Editor’s Note: This biweekly column is sponsored by Dominion Wine and Beer (107 Rowell Court, Falls Church). It is written by Garrett Cruce, a Cicerone Program Certified Beer Server.
Yesterday was the first day of December and while it might not quite feel like Winter, I think it’s safe to say that we feel like it’s time for Winter to come. The seasonal releases of barrel-aged or spiced or flavored or Imperial stouts (sometimes all of the above!) cannot come at a better time. Done right, a strong stout is a balancing act of roasted malts and sweet alcohol. That dance of flavors works well in these days that can start out frigid and end mild — they’re just bitter enough to be interesting and sweet enough to warm you.
Whether you’re standing in line for the latest release of Hardywood’s Gingerbread Stout or breaking up a four pack of Dogfish Head World Wide Stouts, there is no shortage of strong stouts on the market. The stouts in this article aren’t going to blow up your Instagram feed or earn you a rare badge on Untappd, but they are delicious. And they’re on the shelves now!
Lagunitas Brewing Company, High West-ified Imperial Coffee Stout (12.2% ABV)
Hands down this is the strongest beer in this article, though it trails the aforementioned World Wide Stout by a few percentage points. But who’s counting? This is a total sipper. Brewed using coffee from Chicago coffee roaster, Metropolis Coffee and aged for more than 15 months in rye and bourbon barrels from Utah’s Hight West Distillery, this is one flavorful beer. These whiskey barrels have mellowed what was no doubt a boozy beer. I expected my first sniff to be slightly shocking with the sting of alcohol, but it never happened. Inhaling conjures up Christmas pudding — dark stone fruit and black strap molasses. Big flavor and no alcohol burn are the highlights of the sip. Despite having coffee in the mix, there seems to be little of its flavor remaining. Instead, there’s a huge fruity sweetness that makes this a fine dessert pairing.
Stone Brewing Company, Xocoveza Mocha Stout (8.1% ABV)
As we move through the stouts in this article, the ingredient lists get longer. Xocoveza was made with coffee, cocoa, pasilla peppers, vanilla, cinnamon, nutmeg and lactose. The end result is more horchata than hot chocolate, but that’s just fine. The lactose — sugar derived from milk — makes this a milk stout and gives it a creamy sweetness. When you combine that with the big cinnamon bite, this beer warms while painting a picture of the sunshine and warm weather of San Diego. Unlike the coffee stout above, a good long sniff brings out coffee and cinnamon with a hint of char from the roasted malts. The horchata I already alluded to is tempered by an espresso coffee flavor. Though no session stout, this beer is lighter tasting than its ABV suggests. With all that cinnamon and sweetness, enjoy this on its own or even with some tres leches cake.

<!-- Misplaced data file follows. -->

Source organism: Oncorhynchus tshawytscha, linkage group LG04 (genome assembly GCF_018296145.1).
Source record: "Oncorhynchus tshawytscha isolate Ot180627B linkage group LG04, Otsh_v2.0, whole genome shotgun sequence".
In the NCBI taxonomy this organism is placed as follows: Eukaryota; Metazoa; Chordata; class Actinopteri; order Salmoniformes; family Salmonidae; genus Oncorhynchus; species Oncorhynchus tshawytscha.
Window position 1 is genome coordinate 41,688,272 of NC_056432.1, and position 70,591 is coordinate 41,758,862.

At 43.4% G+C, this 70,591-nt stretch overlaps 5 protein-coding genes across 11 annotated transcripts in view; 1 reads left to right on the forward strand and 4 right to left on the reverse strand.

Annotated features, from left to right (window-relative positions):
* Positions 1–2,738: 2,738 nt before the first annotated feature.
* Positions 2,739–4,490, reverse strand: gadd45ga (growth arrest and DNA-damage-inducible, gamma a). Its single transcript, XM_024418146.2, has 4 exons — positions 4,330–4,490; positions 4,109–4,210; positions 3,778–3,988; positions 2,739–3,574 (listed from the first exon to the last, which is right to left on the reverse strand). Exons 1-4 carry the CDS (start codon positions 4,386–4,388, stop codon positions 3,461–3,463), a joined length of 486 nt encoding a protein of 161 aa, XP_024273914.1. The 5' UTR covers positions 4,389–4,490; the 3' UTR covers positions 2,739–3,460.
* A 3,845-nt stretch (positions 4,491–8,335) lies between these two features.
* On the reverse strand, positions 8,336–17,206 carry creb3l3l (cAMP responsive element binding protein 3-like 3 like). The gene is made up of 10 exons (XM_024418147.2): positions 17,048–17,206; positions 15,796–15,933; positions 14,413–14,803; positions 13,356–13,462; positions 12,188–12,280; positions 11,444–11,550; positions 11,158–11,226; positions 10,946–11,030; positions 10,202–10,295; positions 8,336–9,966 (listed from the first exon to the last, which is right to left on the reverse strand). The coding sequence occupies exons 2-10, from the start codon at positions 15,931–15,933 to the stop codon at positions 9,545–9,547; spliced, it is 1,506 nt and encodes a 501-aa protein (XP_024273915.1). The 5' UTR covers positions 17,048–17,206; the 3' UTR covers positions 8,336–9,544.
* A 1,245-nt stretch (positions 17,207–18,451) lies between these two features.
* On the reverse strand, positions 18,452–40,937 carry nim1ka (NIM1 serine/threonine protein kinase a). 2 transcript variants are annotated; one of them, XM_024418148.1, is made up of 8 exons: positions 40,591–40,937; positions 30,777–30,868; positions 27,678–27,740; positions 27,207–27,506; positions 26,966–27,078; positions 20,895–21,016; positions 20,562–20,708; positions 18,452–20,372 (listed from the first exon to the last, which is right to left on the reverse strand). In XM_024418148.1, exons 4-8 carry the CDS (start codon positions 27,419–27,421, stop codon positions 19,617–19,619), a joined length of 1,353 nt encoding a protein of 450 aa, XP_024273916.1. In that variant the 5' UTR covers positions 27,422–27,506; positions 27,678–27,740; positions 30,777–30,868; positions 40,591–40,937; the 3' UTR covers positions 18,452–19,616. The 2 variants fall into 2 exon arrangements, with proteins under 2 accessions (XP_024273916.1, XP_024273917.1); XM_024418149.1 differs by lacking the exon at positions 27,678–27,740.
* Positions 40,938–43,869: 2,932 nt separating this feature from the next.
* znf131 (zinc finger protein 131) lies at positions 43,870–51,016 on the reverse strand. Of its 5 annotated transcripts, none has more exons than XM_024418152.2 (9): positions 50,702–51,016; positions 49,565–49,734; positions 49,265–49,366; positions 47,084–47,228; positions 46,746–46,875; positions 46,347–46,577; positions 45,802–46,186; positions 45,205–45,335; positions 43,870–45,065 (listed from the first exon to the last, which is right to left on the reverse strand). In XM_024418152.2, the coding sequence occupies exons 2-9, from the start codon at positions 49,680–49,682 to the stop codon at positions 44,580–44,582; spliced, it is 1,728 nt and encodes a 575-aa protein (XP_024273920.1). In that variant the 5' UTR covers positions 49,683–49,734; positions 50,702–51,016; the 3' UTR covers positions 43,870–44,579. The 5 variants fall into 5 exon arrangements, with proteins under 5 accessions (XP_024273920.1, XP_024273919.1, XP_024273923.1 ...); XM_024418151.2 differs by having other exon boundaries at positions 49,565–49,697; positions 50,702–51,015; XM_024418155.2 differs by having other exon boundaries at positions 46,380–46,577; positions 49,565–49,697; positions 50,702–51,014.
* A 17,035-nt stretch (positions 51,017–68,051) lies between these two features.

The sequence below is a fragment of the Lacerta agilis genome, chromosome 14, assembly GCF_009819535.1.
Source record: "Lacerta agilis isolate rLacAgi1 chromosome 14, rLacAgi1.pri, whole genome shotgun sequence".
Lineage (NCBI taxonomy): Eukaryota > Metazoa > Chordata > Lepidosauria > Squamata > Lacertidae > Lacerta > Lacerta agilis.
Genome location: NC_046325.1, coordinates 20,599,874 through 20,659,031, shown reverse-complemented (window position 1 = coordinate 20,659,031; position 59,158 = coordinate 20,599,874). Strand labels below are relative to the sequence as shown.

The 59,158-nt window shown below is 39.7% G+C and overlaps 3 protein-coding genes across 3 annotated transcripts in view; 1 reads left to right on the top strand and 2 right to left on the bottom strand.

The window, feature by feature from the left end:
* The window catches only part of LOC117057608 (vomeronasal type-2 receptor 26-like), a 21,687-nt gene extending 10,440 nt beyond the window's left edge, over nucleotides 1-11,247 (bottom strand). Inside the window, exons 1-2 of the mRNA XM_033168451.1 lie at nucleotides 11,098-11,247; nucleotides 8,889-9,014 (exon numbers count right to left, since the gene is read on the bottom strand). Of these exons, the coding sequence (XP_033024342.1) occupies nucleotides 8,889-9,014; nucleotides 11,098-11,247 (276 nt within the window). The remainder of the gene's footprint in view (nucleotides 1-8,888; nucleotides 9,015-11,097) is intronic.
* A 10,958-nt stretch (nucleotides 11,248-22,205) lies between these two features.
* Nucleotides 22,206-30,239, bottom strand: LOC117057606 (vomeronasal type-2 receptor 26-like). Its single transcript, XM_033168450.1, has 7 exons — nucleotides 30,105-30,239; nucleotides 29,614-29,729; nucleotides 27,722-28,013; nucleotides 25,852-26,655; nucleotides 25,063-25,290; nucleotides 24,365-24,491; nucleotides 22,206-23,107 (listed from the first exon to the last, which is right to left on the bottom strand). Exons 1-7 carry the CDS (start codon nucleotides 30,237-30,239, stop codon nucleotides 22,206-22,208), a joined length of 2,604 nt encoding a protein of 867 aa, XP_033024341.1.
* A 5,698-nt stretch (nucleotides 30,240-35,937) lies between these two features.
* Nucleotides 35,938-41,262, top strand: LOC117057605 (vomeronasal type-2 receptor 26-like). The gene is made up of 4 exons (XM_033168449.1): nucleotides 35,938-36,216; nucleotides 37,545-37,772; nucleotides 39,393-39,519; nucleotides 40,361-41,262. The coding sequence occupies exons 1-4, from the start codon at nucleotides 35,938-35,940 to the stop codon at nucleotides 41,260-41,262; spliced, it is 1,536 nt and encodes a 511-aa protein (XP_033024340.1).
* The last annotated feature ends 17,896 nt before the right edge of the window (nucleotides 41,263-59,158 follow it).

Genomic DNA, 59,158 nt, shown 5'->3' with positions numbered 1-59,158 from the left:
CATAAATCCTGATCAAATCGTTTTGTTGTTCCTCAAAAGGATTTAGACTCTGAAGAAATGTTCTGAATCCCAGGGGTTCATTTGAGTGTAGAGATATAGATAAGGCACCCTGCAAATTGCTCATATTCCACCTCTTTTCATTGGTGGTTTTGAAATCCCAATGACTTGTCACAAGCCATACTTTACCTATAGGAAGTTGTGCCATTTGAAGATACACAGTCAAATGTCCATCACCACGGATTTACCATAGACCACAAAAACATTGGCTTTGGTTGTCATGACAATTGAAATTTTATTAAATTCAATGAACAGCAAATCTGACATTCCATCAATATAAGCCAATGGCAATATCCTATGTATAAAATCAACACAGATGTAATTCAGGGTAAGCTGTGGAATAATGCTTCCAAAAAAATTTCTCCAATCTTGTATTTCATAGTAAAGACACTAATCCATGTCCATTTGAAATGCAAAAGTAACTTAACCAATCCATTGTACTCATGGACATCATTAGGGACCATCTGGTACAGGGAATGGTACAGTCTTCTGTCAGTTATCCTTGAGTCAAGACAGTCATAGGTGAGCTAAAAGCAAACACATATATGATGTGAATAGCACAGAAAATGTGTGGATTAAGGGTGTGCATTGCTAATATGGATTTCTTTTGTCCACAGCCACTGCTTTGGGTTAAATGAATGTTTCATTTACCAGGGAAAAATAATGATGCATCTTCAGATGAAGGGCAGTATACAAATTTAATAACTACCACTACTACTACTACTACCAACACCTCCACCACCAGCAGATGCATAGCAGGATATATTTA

Dogfish Head Craft Brewery, Beer for Breakfast Stout (7.4% ABV)
I just returned refreshed and rejuvenated from a two-night stay at the Dogfish Inn in Lewes, DE — see my July column about their craft beer tourism for more information about what they have to offer. My stay included the behind-the-scenes “All-Innclusive” tour of the brewery with other inn guests, a lunch with the group and our designated driver Dogfish co-worker, and culminated with an hour-long fireside chat with founder and craft beer evangelist, Sam Calagione. During my two days in the Dogfish bubble I heard one repeated refrain from “Uncle” John, who led our tour, to our innkeepers to Sam himself — Dogfish prides itself on using whole, real ingredients in its beers.
It’s on their new packaging and it’s particularly apparent in this beer. Are you ready for the list of ingredients in this one? There’s cold-pressed Guatemalan Antigua coffee, maple syrup, Rapa brand scrapple, molasses, lactose, brown sugar and chicory along with a diverse grain bill that includes a smoked barley. Just reading about this beer is a real doozy, and, if you’re adverse to scrapple like I am, perhaps a bit intimidating as well. Let me put your mind at ease. This complex, drinkable stout is definitely not the soup that its ingredients suggests. While I definitely got some of the meatiness in the aroma — more corned beef than processed meat — I also got a good nose of smoke and delightful Turkish coffee. The flavor all but avoids the strong umami flavor that meat provides, instead favoring a sweet and darkly bitter coffee and finishing with a distinct smokiness. This is a special release right now, but I hope that it makes it’s way into the line up like Flesh and Blood and Seaquench ales have managed to. This is one of my favorite beers of the year.
What stouts can you just not get enough of? Let me know below. Cheers!